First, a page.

Will Cristiano Ronaldo win the Ballon d’Or, Fifa’s award for best player of the year, which will be announced on 13 January? Oh, I do hope so. It will set the seal on his plan to establish a museum to himself. Long overdue, if you ask me.
I have always thought tourist boards are missing a trick. We can all go to Stratford-upon-Avon and gape at Shakespeare’s birthplace, or Malaga and walk round Picasso’s home, but what about our modern heroes, the living legends whose faces are known all over the globe? Surely they should have shrines we can visit.
About ten years ago, on hols in Guadeloupe, I persuaded my wife to join me on a rickety little boat trip to the island of La Désirade – because I’d read that this was where the family of Thierry Henry had come from. I found the house, but no plaque on the door. Shocking.
In Madeira recently I set off to find the birthplace of its most famous son, Cristiano Ronaldo dos Santos Aveiro, born in Funchal in 1985. The Ronaldo bit, apparently, was in honour of his father’s favourite Hollywood actor, Ronald Reagan. His mother, Dolores, was a cook and his father a municipal gardener, a job that will always provide work in Funchal, with its luxuriant flowers and trees.
I found a taxi driver and we headed for the suburb of Santo António, where Ronaldo was born. The driver said it would probably be social housing, ie, some sort of council estate. Almost all footballers are born in tough, working-class areas, unless they are second-generation, like Frank Lampard, who went to public school.
I expected a concrete block but we came to a pretty street, with cottage-style houses covered in vines and plants, on a nice hillside. We stopped a woman who said, yes, she knew Cristiano as a little boy – very polite. Then she made a yapping sound with her fingers: talked too much. She directed us to what turned out to be a car park. His birth house has been knocked down. They’ll regret it, oh yes . . .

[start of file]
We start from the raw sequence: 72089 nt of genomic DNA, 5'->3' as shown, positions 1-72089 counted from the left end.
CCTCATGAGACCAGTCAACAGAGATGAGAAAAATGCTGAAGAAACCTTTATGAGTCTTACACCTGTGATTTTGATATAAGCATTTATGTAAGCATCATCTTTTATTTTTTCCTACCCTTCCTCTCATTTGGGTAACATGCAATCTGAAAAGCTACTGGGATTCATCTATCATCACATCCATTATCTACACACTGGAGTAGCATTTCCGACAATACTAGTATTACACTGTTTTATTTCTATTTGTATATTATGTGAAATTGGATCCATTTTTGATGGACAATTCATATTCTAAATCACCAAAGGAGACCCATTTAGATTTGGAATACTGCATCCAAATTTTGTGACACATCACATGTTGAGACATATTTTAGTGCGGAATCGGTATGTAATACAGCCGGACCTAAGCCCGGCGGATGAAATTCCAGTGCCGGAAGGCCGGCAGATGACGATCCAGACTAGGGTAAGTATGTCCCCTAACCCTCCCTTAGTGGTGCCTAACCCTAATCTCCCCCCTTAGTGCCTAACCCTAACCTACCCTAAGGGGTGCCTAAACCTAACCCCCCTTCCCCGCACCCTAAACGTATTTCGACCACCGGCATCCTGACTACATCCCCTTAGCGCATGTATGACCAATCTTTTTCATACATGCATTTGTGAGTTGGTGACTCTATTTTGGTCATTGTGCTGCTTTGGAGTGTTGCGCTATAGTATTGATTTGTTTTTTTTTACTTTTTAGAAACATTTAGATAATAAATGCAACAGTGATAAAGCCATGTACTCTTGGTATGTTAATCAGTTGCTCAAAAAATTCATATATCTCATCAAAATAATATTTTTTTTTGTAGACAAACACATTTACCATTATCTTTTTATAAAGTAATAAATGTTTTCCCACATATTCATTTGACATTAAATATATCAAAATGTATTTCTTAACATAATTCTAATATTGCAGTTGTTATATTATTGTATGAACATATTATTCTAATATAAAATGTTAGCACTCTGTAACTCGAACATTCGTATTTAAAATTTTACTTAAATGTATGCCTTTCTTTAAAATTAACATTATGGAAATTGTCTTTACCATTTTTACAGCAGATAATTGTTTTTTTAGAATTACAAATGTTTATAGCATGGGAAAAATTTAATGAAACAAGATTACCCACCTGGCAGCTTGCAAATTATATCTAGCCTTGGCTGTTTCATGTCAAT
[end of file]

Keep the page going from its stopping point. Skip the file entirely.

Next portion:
I went to a nearby snooker club and bar, Clube Quinta Falcão, where Ronaldo goes when he is on the island. It then gets closed to the public, reserved for him and his friends. I admired a signed Ronaldo Man United shirt framed and hanging on a wall. The woman behind the bar seemed nervous and worried, didn’t want to talk about him or his family.
Ronaldo has had a good going over from the Portuguese mainland press in recent years, first after his father died aged 52 of alcohol-related liver problems and more recently when Ronaldo admitted he had a baby son whom he is bringing up with the help of his mother. His son’s mother, said to be an American waitress, has not been named but is thought to have been given £10m to keep quiet.
They were much friendlier a few streets away at the little football club, Andorinha, which Ronaldo joined at the age of eight and where his father used to be the kit man. It was a Saturday and the pitch was filled with children of all ages doing training, watched by mums and dads sitting on benches admiring their offspring, wondering if they would end up earning £50m a year for kicking a ball around. Outside was a large notice that proclaimed, “You are the best” (“És o Maior”) above a photo of Ronaldo – in Man United strip.
The location and details of Ronaldo’s proposed museum to himself in Funchal have not yet been revealed, but he already has his own glitzy boutique. It’s called CR7 – after his initials and team number – and feels exactly like a leftover from Carnaby Street in the 1960s, with shagpile carpets, glitter and bling.
Before I paid off the taxi driver, I asked why all over Funchal there were so many images of Ronaldo in a Man United shirt, when he has been with Real Madrid since July 2009.
“We don’t like Real Madrid or the Spanish,” he said. “They look down upon the Portuguese and are our rivals. We liked it best when he played for Manchester United.”
See, you don’t just learn about football on a Footballer’s Birthplace Tour but national and cultural difference, too.